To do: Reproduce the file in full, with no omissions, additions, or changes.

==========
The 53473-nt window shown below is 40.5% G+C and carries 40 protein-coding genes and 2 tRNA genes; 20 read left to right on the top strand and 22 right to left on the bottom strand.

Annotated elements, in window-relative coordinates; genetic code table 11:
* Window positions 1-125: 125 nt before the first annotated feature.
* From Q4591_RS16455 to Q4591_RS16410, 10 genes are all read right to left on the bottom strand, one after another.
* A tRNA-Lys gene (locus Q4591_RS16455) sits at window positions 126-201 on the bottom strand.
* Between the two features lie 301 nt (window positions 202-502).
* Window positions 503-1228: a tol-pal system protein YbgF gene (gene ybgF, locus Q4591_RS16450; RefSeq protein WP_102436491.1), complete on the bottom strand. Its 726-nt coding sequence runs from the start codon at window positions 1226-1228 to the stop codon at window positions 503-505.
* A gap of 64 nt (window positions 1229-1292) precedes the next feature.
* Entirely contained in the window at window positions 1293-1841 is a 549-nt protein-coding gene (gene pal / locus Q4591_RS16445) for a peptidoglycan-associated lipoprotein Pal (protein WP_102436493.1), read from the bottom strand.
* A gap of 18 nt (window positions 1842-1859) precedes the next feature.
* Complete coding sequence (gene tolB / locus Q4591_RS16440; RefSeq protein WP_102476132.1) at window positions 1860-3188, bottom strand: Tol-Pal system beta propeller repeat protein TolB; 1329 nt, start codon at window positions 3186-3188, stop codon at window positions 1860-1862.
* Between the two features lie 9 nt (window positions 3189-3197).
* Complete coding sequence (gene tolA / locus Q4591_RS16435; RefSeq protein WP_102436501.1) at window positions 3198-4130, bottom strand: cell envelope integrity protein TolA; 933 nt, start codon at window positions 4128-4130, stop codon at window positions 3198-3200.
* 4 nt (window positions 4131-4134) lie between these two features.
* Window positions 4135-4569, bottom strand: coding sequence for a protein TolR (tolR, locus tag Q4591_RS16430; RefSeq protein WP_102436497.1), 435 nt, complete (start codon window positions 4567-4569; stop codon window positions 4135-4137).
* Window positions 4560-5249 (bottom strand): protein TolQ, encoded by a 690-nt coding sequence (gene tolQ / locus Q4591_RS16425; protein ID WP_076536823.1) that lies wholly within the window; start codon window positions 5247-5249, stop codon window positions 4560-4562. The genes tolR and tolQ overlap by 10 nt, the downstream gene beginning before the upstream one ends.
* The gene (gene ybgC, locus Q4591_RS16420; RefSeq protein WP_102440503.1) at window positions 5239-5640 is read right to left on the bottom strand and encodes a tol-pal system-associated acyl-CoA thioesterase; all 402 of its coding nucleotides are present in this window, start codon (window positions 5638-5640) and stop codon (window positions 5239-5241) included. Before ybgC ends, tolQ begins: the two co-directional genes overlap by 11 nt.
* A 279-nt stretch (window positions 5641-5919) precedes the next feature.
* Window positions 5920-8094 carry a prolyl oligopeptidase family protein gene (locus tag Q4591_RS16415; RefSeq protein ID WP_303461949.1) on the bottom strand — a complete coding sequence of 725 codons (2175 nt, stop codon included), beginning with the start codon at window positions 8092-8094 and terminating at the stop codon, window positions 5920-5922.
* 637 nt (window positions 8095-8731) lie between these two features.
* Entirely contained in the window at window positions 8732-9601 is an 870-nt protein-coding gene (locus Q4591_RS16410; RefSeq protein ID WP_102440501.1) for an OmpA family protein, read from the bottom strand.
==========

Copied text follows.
The 53473-nt window shown below is 40.5% G+C and carries 40 protein-coding genes and 2 tRNA genes; 20 read left to right on the top strand and 22 right to left on the bottom strand.

Annotated elements, in window-relative coordinates; genetic code table 11:
* Window positions 1-125: 125 nt before the first annotated feature.
* From Q4591_RS16455 to Q4591_RS16410, 10 genes are all read right to left on the bottom strand, one after another.
* A tRNA-Lys gene (locus Q4591_RS16455) sits at window positions 126-201 on the bottom strand.
* Between the two features lie 301 nt (window positions 202-502).
* Window positions 503-1228: a tol-pal system protein YbgF gene (gene ybgF, locus Q4591_RS16450; RefSeq protein WP_102436491.1), complete on the bottom strand. Its 726-nt coding sequence runs from the start codon at window positions 1226-1228 to the stop codon at window positions 503-505.
* A gap of 64 nt (window positions 1229-1292) precedes the next feature.
* Entirely contained in the window at window positions 1293-1841 is a 549-nt protein-coding gene (gene pal / locus Q4591_RS16445) for a peptidoglycan-associated lipoprotein Pal (protein WP_102436493.1), read from the bottom strand.
* A gap of 18 nt (window positions 1842-1859) precedes the next feature.
* Complete coding sequence (gene tolB / locus Q4591_RS16440; RefSeq protein WP_102476132.1) at window positions 1860-3188, bottom strand: Tol-Pal system beta propeller repeat protein TolB; 1329 nt, start codon at window positions 3186-3188, stop codon at window positions 1860-1862.
* Between the two features lie 9 nt (window positions 3189-3197).
* Complete coding sequence (gene tolA / locus Q4591_RS16435; RefSeq protein WP_102436501.1) at window positions 3198-4130, bottom strand: cell envelope integrity protein TolA; 933 nt, start codon at window positions 4128-4130, stop codon at window positions 3198-3200.
* 4 nt (window positions 4131-4134) lie between these two features.
* Window positions 4135-4569, bottom strand: coding sequence for a protein TolR (tolR, locus tag Q4591_RS16430; RefSeq protein WP_102436497.1), 435 nt, complete (start codon window positions 4567-4569; stop codon window positions 4135-4137).
* Window positions 4560-5249 (bottom strand): protein TolQ, encoded by a 690-nt coding sequence (gene tolQ / locus Q4591_RS16425; protein ID WP_076536823.1) that lies wholly within the window; start codon window positions 5247-5249, stop codon window positions 4560-4562. The genes tolR and tolQ overlap by 10 nt, the downstream gene beginning before the upstream one ends.
* The gene (gene ybgC, locus Q4591_RS16420; RefSeq protein WP_102440503.1) at window positions 5239-5640 is read right to left on the bottom strand and encodes a tol-pal system-associated acyl-CoA thioesterase; all 402 of its coding nucleotides are present in this window, start codon (window positions 5638-5640) and stop codon (window positions 5239-5241) included. Before ybgC ends, tolQ begins: the two co-directional genes overlap by 11 nt.
* A 279-nt stretch (window positions 5641-5919) precedes the next feature.
* Window positions 5920-8094 carry a prolyl oligopeptidase family protein gene (locus tag Q4591_RS16415; RefSeq protein ID WP_303461949.1) on the bottom strand — a complete coding sequence of 725 codons (2175 nt, stop codon included), beginning with the start codon at window positions 8092-8094 and terminating at the stop codon, window positions 5920-5922.
* 637 nt (window positions 8095-8731) lie between these two features.
* Entirely contained in the window at window positions 8732-9601 is an 870-nt protein-coding gene (locus Q4591_RS16410; RefSeq protein ID WP_102440501.1) for an OmpA family protein, read from the bottom strand.